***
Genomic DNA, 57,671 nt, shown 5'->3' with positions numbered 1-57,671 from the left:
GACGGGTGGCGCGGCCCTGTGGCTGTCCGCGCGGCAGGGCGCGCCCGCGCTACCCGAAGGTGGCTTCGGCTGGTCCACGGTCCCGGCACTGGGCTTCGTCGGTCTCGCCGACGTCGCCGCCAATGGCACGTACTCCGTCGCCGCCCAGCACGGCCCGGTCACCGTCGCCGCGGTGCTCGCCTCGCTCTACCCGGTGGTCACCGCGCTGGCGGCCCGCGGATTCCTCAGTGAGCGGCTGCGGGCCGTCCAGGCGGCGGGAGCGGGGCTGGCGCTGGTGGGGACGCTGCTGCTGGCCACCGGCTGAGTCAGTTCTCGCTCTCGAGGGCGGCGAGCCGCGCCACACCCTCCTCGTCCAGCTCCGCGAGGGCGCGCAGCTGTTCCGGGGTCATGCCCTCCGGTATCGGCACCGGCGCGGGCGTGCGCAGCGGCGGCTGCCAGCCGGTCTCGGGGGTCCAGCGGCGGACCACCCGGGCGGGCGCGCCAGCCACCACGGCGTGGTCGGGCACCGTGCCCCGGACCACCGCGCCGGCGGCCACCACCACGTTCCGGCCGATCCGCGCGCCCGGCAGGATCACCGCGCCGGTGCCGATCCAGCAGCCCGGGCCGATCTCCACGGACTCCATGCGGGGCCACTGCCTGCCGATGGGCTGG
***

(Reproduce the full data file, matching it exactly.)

Genomic DNA, 57,671 nt, shown 5'->3' with positions numbered 1-57,671 from the left:
GACGGGTGGCGCGGCCCTGTGGCTGTCCGCGCGGCAGGGCGCGCCCGCGCTACCCGAAGGTGGCTTCGGCTGGTCCACGGTCCCGGCACTGGGCTTCGTCGGTCTCGCCGACGTCGCCGCCAATGGCACGTACTCCGTCGCCGCCCAGCACGGCCCGGTCACCGTCGCCGCGGTGCTCGCCTCGCTCTACCCGGTGGTCACCGCGCTGGCGGCCCGCGGATTCCTCAGTGAGCGGCTGCGGGCCGTCCAGGCGGCGGGAGCGGGGCTGGCGCTGGTGGGGACGCTGCTGCTGGCCACCGGCTGAGTCAGTTCTCGCTCTCGAGGGCGGCGAGCCGCGCCACACCCTCCTCGTCCAGCTCCGCGAGGGCGCGCAGCTGTTCCGGGGTCATGCCCTCCGGTATCGGCACCGGCGCGGGCGTGCGCAGCGGCGGCTGCCAGCCGGTCTCGGGGGTCCAGCGGCGGACCACCCGGGCGGGCGCGCCAGCCACCACGGCGTGGTCGGGCACCGTGCCCCGGACCACCGCGCCGGCGGCCACCACCACGTTCCGGCCGATCCGCGCGCCCGGCAGGATCACCGCGCCGGTGCCGATCCAGCAGCCCGGGCCGATCTCCACGGACTCCATGCGGGGCCACTGCCTGCCGATGGGCTGG